The Global Shared Container Platform (GSCP) is being launched by Blockshipping, a Danish entity founded by liner shipping veteran Peter Ludvigsen, and advised by former Maersk Group vice president and Hapag-Lloyd chief commercial officer Jesper Præstensgaard, as well as industry veteran Franck Kayser.
The concept behind the platform is to build a blockchain- and sensor-backed registry of container assets to underlie the liner shipping industry’s transactions in a centralized manner.
The platform will issue two tokens: one, an internal utility token for clearing and settlement of transactions on the platform, and the other, an Ethereum-based external token called container crypto coin (CCC) for the public market. CCC owners will get a percentage of the revenue generated on the platform in a sort of revenue-sharing model.
Blockshipping announced it will offer the tokens in April through an initial coin offering (ICO), while it’s currently holding a pre-sale for the tokens for those who have read the Blockshipping ICO white paper describing the GSCP, the CCC token and the ICO in its entirety. Interestingly, residents of China, South Korea and the United States cannot participate in the pre-sale, based on regulatory restrictions on coin offerings in those countries. But U.S. residents are allowed to participate in the public ICO sale.
Of the tokens to be sold, 70 percent will be made available to the public, 10 percent will be sold during the pre-sale, another 10 percent will be offered to partners and advisors, 5 percent will go to the founders, and another 5 percent will be set aside as bonus tokens to those who participate in the pre-sale.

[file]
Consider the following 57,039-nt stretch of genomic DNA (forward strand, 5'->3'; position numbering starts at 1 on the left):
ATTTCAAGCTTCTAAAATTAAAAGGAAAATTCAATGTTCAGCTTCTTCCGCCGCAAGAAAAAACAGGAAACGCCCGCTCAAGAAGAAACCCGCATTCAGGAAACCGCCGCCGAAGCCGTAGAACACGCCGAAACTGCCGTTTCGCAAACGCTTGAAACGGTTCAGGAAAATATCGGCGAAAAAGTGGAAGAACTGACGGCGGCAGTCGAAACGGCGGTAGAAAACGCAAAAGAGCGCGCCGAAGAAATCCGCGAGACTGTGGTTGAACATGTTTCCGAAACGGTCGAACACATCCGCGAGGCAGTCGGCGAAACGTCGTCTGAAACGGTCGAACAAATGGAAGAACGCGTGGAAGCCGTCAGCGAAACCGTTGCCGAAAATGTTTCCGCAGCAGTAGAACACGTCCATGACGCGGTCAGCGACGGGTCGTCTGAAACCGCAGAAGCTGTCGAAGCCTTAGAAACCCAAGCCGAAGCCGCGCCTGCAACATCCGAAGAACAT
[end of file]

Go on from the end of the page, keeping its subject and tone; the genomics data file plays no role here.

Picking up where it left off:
Everyone who buys CCC tokens during the ICO will also be able to sell their coins back to the GSCP platform as part of the entity’s so-called Market Maker Fund.
Blockshipping said it has already attracted investment from “shipping foundations and private investors,” and that major container lines have shown “immense interest” in the platform.
The CCC ICO is not the only game in town, of course.
Last summer, a Hong Kong-based entity called 300Cubits had its own ICO for another token, called the TEU, which is designed to underpin the container booking process to decrease shipper no-show and carrier overbooking behavior.
More recently, another entity called CargoX held its own ICO to raise capital for a smart contract-based bill of lading solution. Smart contracts are based on blockchain technology that allow specific business events to trigger payments.
The GSCP is meant to provide the industry with a single registry, with the tokens designed to foster “all kinds of transactions related to container handling” within the platform, Blockshipping said.
It should be noted that industry-based ICOs are primarily designed to accomplish two things: create incentive for industry participants to transact in an electronic currency, but also to help founders raise capital.
American Shipper wrote about the entrance of ICOs and cryptocurrency in its December 2017 cover story.